Jacob breaks down Jalen Jones, a 6-7 senior forward for the Texas A&M Aggies.
Jalen Jones was SMU’s leading scorer as a sophomore before he announced his intentions to transfer in November of 2013 following a playing time dispute with Larry Brown. He transferred within the state to Texas A&M, where he started the entire 2014-2015 season for the Aggies and led the team in scoring at 19.1 points per-40 minutes. With Jones often their most effective player, Texas A&M finished in a tie for third place in the SEC but just missed out on making the NCAA tournament – closing the season with a consolation bid and second round exit in the NIT.
At 6’7 and with a strong 223-pound frame, Jones has the look of an NBA wing, even if he sees most of his minutes at power forward at the college level. He’s impressively long yet maintains a muscular frame, which enables him to bruise with big men in college. Offensively, he doesn’t overwhelm with his skill-level or feel for the game, but – at the college level –his strength and athleticism makes him quite a handful for collegiate power forwards to handle.
He’s an effective offensive player on the interior, using his length, power and quickness to create clean – albeit unconventional – looks. His preferred method of scoring is out of the post, where 20.8% of his possessions came – per Synergy Sports Technology. He made 33-of-67 (49.3%) of his post-up shot attempts last season, which is impressive at his size. With the ball, Jones is something of a swirling dervish: He lowers his head and spins/pivots aggressively in order to create separation, a compensation for his limited ball handling skills. At this point in his career, he’s only comfortable shooting over his left shoulder in the post. He has a high release and high arc on his shot but shows nice touch on his fade-aways from close range.
While he’s a competent scorer, he doesn’t really bring much else to the table offensively besides of his efficient play around the basket. He tends to watch the ball offensively and, too often, waits for the play to find its way to him. Seldom will he move off ball to aid his team’s spacing and his body language is very poor at times, as he has a bad habit of shaking his head in frustration when his teammates don’t look to him as the play’s primary option.
Jones also frequently roams around on the perimeter, eagerly awaiting an opportunity to take a jump shot. Jones hit on just 20-for-71 (28.2%) of his jumpers last season – per Synergy – but didn’t let his low efficiency affect his confidence. A career 30% 3-point shooter, this is perhaps the most important thing NBA teams will be looking for him to improve on in his final season of college basketball, as its very likely that he’ll need to play significant minutes on the perimeter as a pro. As of right now, he has yet to prove that he needs to be guarded beyond the 3-point line.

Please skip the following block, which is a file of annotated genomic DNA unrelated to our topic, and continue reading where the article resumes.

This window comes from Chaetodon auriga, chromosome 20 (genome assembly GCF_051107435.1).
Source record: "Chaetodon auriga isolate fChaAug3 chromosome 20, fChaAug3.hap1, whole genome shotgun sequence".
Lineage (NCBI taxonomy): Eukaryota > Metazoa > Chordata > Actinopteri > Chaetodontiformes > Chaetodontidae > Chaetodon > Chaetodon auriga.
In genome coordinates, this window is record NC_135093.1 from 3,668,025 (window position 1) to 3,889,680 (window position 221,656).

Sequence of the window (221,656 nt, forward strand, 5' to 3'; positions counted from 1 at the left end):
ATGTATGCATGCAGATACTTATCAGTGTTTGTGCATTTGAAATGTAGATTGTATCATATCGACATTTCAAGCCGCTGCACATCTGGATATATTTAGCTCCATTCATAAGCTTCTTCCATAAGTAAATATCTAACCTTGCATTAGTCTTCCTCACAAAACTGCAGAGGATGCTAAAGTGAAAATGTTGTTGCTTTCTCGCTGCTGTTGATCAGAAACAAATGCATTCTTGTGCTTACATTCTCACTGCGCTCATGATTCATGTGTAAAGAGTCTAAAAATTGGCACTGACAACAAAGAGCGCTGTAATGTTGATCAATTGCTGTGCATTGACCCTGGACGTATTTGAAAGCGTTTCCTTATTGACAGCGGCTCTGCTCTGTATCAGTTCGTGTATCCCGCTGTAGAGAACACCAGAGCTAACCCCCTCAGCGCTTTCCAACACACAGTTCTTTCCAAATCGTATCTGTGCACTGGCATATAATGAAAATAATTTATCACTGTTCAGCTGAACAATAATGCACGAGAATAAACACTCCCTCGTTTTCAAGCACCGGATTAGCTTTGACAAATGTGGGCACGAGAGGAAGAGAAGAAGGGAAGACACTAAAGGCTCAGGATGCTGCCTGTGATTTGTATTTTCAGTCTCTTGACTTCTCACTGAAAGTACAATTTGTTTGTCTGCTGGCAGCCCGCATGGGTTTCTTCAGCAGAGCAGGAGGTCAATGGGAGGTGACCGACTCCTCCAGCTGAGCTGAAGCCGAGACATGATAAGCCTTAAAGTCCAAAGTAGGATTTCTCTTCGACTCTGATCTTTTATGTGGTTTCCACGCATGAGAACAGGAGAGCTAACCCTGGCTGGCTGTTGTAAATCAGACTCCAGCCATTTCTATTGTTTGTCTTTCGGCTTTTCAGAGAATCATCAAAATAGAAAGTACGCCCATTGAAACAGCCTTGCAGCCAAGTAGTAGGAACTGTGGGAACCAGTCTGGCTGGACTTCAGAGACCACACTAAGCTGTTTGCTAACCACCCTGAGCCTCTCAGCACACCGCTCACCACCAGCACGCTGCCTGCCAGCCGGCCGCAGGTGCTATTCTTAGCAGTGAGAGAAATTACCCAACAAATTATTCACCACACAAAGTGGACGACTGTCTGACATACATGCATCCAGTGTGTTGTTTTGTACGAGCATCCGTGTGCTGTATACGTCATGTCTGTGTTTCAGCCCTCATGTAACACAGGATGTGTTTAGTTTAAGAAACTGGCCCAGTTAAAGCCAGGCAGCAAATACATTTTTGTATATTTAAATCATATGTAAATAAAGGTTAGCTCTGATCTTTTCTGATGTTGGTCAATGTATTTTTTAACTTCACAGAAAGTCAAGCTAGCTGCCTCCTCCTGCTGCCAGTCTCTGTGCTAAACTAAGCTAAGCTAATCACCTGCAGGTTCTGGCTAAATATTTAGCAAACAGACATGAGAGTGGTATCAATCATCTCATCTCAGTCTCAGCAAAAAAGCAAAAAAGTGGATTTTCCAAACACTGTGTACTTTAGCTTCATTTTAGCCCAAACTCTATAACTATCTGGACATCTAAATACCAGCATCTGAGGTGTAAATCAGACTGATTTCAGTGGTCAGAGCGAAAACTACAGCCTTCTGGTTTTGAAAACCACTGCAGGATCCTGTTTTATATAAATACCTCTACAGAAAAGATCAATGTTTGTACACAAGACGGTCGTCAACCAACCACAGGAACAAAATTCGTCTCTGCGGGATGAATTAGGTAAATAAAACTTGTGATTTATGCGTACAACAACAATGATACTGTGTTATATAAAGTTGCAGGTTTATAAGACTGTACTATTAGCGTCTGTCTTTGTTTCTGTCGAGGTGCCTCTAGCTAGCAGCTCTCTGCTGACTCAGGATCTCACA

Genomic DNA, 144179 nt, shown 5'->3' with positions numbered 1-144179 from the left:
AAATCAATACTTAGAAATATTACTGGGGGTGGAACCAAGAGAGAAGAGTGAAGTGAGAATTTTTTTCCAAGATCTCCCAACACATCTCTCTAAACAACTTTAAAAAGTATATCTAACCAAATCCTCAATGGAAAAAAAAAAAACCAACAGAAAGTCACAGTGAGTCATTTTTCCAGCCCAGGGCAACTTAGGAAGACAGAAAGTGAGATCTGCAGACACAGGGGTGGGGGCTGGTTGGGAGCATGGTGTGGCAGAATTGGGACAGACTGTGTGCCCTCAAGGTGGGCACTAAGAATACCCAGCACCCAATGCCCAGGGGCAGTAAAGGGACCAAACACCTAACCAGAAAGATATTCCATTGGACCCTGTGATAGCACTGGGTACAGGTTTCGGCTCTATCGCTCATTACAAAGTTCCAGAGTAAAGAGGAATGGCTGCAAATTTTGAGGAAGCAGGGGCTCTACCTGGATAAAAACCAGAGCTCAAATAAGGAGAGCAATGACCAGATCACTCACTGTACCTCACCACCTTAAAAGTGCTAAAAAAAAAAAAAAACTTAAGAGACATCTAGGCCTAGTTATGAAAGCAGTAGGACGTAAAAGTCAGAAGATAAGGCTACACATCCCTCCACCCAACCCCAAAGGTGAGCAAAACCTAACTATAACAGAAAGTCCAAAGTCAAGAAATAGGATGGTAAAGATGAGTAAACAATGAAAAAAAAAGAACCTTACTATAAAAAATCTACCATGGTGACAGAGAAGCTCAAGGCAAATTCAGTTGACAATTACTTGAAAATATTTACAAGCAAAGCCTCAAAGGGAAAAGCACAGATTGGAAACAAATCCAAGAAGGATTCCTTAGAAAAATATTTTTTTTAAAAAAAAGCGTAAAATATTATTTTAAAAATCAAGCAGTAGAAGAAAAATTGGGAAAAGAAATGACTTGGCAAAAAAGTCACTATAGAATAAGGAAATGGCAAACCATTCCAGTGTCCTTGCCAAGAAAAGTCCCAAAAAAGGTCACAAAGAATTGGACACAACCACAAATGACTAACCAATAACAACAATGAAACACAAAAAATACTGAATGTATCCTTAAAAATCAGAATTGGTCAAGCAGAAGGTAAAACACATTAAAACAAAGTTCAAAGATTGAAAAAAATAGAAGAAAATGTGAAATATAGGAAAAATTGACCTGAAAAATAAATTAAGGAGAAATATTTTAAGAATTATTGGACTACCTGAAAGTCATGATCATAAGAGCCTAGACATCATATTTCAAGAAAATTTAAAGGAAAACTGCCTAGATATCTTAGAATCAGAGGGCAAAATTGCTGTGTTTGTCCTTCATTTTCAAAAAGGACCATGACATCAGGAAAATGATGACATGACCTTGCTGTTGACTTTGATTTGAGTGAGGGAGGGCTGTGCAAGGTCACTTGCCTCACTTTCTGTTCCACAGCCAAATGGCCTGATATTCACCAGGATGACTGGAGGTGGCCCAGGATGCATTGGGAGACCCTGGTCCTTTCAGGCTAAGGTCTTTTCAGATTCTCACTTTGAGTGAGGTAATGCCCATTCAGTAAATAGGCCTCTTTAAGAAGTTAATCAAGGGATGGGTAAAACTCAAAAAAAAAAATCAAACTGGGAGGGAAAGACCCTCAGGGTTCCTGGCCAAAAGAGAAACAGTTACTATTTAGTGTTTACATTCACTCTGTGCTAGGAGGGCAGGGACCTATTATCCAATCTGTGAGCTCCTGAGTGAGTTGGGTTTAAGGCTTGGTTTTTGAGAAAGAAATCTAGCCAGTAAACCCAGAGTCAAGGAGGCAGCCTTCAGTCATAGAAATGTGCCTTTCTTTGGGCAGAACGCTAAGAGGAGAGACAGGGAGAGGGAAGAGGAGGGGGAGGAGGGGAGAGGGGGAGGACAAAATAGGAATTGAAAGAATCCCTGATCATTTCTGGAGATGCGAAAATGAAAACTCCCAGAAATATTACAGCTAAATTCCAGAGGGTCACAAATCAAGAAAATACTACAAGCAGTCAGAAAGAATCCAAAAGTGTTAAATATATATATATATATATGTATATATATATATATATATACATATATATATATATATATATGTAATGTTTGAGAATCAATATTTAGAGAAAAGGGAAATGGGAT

It should also be noted that Jones’s stats were inflated from dominant games against lesser competition. He scored 20 or more points three times last season and those came in matchups against mid-majors.
He’s extremely streaky with his shot and he’ll have games in which he looks like a legitimate a sniper from deep: nine of his 12 total three-point makes last season came over three different games, versus Youngstown State, Montana and Florida. In those games, Jones shot 9-of-12 (75%) from deep. In the other 28 games Texas A&M played, Jones shot just 3-for-27 (11.1%) from deep.
On the other end of the floor, Jones theoretically has the perfect combination of length and strength to be an elite defensive player. However, in practice, Jones’ defensive capabilities are actually quite limited.
He struggles guarding the perimeter, and appears to move laboriously toward closeouts. Per Synergy Sports, opponents shot 35-for-93 (37.6%) on three point attempts last season when Jones was defending. That’s an extremely efficient shooting clip and can best be explained by Jones’ lethargy with anticipating his opponent’s movements. He loses track of his assignment off the ball consistently and sometimes overestimates the impact that his length can have in disrupting the passing lane, leaving his opponent unmarked for open looks when the ball get to him.
When defending on-ball, Jones shows a little more promise. He positions his hands extremely effectively and bothers his opponent without fouling. Still, he lacks obvious defensive fundamentals with stance and footwork. His crouch is inconsistent and unconvincing, as he often stands upright or even hunches over when defending on ball.
Overall, Jones certainly has the physical profile of an NBA player but is lacking in areas where competency is a requirement at the next level at his position, such as perimeter defense and 3-point shooting. The Aggies are expected to improve this season, as they return four starters from last year’s squad. And with the heightened expectations and an extra year of familiarity with the A&M program under his belt, it’s not unrealistic to think Jones can have a breakout season. With his build and athleticism, NBA teams will certainly give him a look. However, unless he improves his polish and basketball IQ, he’ll struggle to find a place at the next level.
From DraftExpress.com http://www.draftexpress.com/#ixzz3u1ia6VhC